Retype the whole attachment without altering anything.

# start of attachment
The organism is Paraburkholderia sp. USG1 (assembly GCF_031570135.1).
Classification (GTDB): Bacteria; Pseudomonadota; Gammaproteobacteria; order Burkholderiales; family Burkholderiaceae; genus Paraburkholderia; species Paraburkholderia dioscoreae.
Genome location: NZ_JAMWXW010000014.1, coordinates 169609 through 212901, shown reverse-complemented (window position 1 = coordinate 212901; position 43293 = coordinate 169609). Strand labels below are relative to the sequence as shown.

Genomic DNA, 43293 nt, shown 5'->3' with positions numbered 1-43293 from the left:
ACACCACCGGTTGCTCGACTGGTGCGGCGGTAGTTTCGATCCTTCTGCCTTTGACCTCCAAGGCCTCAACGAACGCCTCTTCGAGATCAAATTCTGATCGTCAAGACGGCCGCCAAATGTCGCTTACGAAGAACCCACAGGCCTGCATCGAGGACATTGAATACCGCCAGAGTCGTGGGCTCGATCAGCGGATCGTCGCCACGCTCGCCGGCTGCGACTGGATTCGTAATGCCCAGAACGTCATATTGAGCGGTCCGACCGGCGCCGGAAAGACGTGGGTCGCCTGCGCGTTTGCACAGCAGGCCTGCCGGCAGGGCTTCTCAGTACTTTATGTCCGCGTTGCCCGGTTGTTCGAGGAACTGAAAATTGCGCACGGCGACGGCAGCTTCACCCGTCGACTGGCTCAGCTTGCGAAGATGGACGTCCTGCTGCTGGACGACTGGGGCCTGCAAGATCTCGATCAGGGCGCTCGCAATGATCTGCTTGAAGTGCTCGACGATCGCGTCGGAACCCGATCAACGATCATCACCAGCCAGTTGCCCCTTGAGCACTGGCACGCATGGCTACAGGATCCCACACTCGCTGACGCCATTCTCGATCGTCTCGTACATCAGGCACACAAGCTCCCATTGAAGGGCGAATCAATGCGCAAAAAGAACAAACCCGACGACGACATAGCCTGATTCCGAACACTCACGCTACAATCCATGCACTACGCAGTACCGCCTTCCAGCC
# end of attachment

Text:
The organism is Paraburkholderia sp. USG1 (assembly GCF_031570135.1).
Classification (GTDB): Bacteria; Pseudomonadota; Gammaproteobacteria; order Burkholderiales; family Burkholderiaceae; genus Paraburkholderia; species Paraburkholderia dioscoreae.
Genome location: NZ_JAMWXW010000014.1, coordinates 169609 through 212901, shown reverse-complemented (window position 1 = coordinate 212901; position 43293 = coordinate 169609). Strand labels below are relative to the sequence as shown.

Genomic DNA, 43293 nt, shown 5'->3' with positions numbered 1-43293 from the left:
ACACCACCGGTTGCTCGACTGGTGCGGCGGTAGTTTCGATCCTTCTGCCTTTGACCTCCAAGGCCTCAACGAACGCCTCTTCGAGATCAAATTCTGATCGTCAAGACGGCCGCCAAATGTCGCTTACGAAGAACCCACAGGCCTGCATCGAGGACATTGAATACCGCCAGAGTCGTGGGCTCGATCAGCGGATCGTCGCCACGCTCGCCGGCTGCGACTGGATTCGTAATGCCCAGAACGTCATATTGAGCGGTCCGACCGGCGCCGGAAAGACGTGGGTCGCCTGCGCGTTTGCACAGCAGGCCTGCCGGCAGGGCTTCTCAGTACTTTATGTCCGCGTTGCCCGGTTGTTCGAGGAACTGAAAATTGCGCACGGCGACGGCAGCTTCACCCGTCGACTGGCTCAGCTTGCGAAGATGGACGTCCTGCTGCTGGACGACTGGGGCCTGCAAGATCTCGATCAGGGCGCTCGCAATGATCTGCTTGAAGTGCTCGACGATCGCGTCGGAACCCGATCAACGATCATCACCAGCCAGTTGCCCCTTGAGCACTGGCACGCATGGCTACAGGATCCCACACTCGCTGACGCCATTCTCGATCGTCTCGTACATCAGGCACACAAGCTCCCATTGAAGGGCGAATCAATGCGCAAAAAGAACAAACCCGACGACGACATAGCCTGATTCCGAACACTCACGCTACAATCCATGCACTACGCAGTACCGCCTTCCAGCC